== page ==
First published in Victory Review, February 2000
Chord names are used in two main ways: following directions from someone else (a band-mate, sheet music, a lyric sheet) as to what chord to play, or naming some chord that you're already playing or that you want someone else to play. Let's look at how chord symbols work. If this material is a little over your head, look at my earlier series of articles on harmony (May-August 1999).
The simplest chords we use are the major and minor triads. Major triads have a root, a major third, and a perfect fifth; minor triads have a root, a minor third, and a perfect fifth. The third of a triad is a third up from the root, and the fifth is a fifth up from the root. Major and minor triads differ in only one respect: major triads have a major third, and minor triads have a minor third. (There are two other kinds of triads, diminished and augmented triads, which we will leave for a later time.)
Triads have the simplest names: C Major, A minor, etc. In fact, major triads are often named using a single letter (A, E, D, etc). Other abbreviations for Major are Maj. and M, or a triangle; abbreviations for minor are min, m, or a dash.
The next-most-complex chords are seventh chords. Even if you've not played them much, you've probably seen them in songs, and you've certainly heard them a million times. Just as the names of the third and fifth tell you how far they are from the root, the seventh is a seventh above the root. For now, you can think of a seventh chord as a triad with a fourth note added, a seventh above the root. The most common seventh chords are Major 7th, minor 7th, and dominant 7th. (There are more which, again, we'll leave for another time.)
Sometimes people get "seventh chord" confused with "seventh," which is an interval. That is, there are Major 7th chords, and there are major sevenths (two notes a maj. 7th apart). Be clear which is which. In practice, when saying the name of an actual chord, you just say "seven" instead of "seventh." That is, you'd say "C Major 7" rather than "C Major 7th."
Like thirds, a seventh (the interval) can be major or minor. For example, C to B is a major seventh, but C to B-flat is a minor seventh. The name of a seventh chord will tell you what kind of seventh it has. In major and minor chords, the seventh will be same as the third, i.e. in Major 7 chords, both the 3 and 7 are major, and in minor 7 chords, the 3 and 7 are both minor. For example, C Major 7 is C, E, G, and B. C minor 7 chord is C, E-flat, G, and B-flat. The dominant 7th chord is a sort of hybrid of the other two. It has a major third but a minor seventh; a C dominant 7 is C, E, G, and B-flat.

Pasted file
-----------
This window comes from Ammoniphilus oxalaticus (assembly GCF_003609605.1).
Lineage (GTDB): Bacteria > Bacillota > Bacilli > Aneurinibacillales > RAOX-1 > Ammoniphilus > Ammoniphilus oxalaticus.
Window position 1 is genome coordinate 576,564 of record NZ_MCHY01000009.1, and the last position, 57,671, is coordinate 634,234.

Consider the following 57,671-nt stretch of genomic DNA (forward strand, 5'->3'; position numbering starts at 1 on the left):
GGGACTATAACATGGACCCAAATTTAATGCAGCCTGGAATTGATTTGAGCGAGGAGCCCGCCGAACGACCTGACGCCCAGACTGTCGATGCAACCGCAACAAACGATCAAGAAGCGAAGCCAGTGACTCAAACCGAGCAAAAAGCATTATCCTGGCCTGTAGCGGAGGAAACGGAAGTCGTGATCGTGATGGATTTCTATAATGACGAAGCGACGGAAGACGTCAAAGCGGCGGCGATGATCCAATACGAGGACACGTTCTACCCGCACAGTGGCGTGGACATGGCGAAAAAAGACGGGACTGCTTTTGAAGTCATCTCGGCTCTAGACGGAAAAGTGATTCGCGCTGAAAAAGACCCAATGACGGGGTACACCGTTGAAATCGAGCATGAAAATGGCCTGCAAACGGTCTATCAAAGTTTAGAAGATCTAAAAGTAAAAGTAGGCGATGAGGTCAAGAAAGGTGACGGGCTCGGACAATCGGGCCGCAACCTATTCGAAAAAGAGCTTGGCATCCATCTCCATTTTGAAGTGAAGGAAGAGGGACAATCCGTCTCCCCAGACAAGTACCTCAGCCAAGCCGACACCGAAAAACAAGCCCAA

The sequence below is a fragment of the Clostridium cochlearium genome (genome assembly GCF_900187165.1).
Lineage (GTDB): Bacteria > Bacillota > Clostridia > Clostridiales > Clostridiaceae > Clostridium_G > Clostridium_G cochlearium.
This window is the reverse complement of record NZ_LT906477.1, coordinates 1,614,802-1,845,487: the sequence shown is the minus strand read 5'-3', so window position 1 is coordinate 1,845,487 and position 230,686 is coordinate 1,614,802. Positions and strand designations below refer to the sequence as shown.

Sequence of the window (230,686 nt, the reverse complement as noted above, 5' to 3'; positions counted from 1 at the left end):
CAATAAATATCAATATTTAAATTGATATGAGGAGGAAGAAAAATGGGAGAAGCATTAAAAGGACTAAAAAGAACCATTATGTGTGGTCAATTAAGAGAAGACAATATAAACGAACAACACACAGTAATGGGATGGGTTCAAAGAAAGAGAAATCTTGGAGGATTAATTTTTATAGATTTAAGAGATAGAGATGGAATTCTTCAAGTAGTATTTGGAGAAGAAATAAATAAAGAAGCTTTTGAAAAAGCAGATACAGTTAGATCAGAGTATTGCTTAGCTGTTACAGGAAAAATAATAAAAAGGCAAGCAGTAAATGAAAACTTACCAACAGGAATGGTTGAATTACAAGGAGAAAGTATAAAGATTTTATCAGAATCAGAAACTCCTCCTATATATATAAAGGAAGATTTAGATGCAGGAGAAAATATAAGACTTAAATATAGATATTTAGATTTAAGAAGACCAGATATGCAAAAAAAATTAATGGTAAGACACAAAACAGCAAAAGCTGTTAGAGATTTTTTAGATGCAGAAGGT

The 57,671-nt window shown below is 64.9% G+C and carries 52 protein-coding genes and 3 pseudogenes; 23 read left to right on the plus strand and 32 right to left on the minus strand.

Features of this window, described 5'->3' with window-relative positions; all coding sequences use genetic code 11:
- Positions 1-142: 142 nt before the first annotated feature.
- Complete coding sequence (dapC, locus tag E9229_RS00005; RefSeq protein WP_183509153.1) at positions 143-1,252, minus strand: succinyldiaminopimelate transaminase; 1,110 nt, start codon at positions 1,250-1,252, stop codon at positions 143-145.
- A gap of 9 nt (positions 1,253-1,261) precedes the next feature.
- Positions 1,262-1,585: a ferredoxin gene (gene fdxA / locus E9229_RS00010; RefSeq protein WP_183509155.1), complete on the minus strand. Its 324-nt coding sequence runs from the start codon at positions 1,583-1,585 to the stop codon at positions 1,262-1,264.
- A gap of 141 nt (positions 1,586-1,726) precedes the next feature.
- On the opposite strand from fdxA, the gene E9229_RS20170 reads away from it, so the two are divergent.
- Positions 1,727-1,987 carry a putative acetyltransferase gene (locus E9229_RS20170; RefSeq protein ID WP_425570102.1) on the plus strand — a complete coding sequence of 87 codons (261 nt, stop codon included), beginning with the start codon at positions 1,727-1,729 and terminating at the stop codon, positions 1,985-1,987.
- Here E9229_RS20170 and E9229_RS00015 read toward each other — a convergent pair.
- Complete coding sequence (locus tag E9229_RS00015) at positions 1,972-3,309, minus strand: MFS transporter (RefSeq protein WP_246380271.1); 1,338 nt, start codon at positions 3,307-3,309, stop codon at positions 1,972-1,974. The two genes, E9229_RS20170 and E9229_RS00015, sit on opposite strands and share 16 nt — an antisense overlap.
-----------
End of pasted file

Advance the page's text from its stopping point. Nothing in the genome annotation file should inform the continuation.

Major 7 can be written as Maj. 7, M7, or a triangle and a 7; the minor 7 can be written as min7, m7, or a dash and a 7; and the dominant 7 can be written as dom7, or just 7; that is, C7 really means C dom7. Some are some examples you've probably seen before: GM7 = G Major 7. D-7 = D minor 7. A7 = A dom7.
Notice that the seventh is not only a seventh above the root, but also a second below the root. For example, in C7 (C, E, G, and B-flat), notice that the seventh (B-flat) is a whole step below the next C, which is useful if you want to play the chord tones in some other order than 1-3-5-7. A major seventh is a min. second (half-step) below the root, and a minor seventh is a maj. second (whole step) below the root.
Other numbers in a chord tell you to add a tone which is that far above the root. For example, a C6 is a C Major triad with an A added to it, because A is a sixth above the root. Numbers higher than 7 (which are called extensions) mean the same thing. The extensions are 9, 11, and 13. To figure out how relate to the root, just subtract 7. For example, 9 - 7 = 2, so the 9 is really just a second up from the root. 11 - 7 = 4, so an 11 is a 4th up from the root. And the 13 is the same as a 6. So why not call it a 6? We'll get to that next time. For now, just get familiar with finding the right notes for extensions. For example, the 9 in a C chord would be D; the 11 would be F; and the 13 would be A
Try finding these extensions in relation to other chords, and we'll look at these more complex chords in greater depth next time. Enjoy!
© Copyright 2000 by Richard Middleton.
All rights reserved.
Richard Middleton is a musician, songwriter, producer, educator, and writer based in Seattle. He is the author of "Rhythm Guitar Secrets" (Countersine), and his music writing has also appeared in Smithsonian magazine, Victory Review, and SingOut! magazine.
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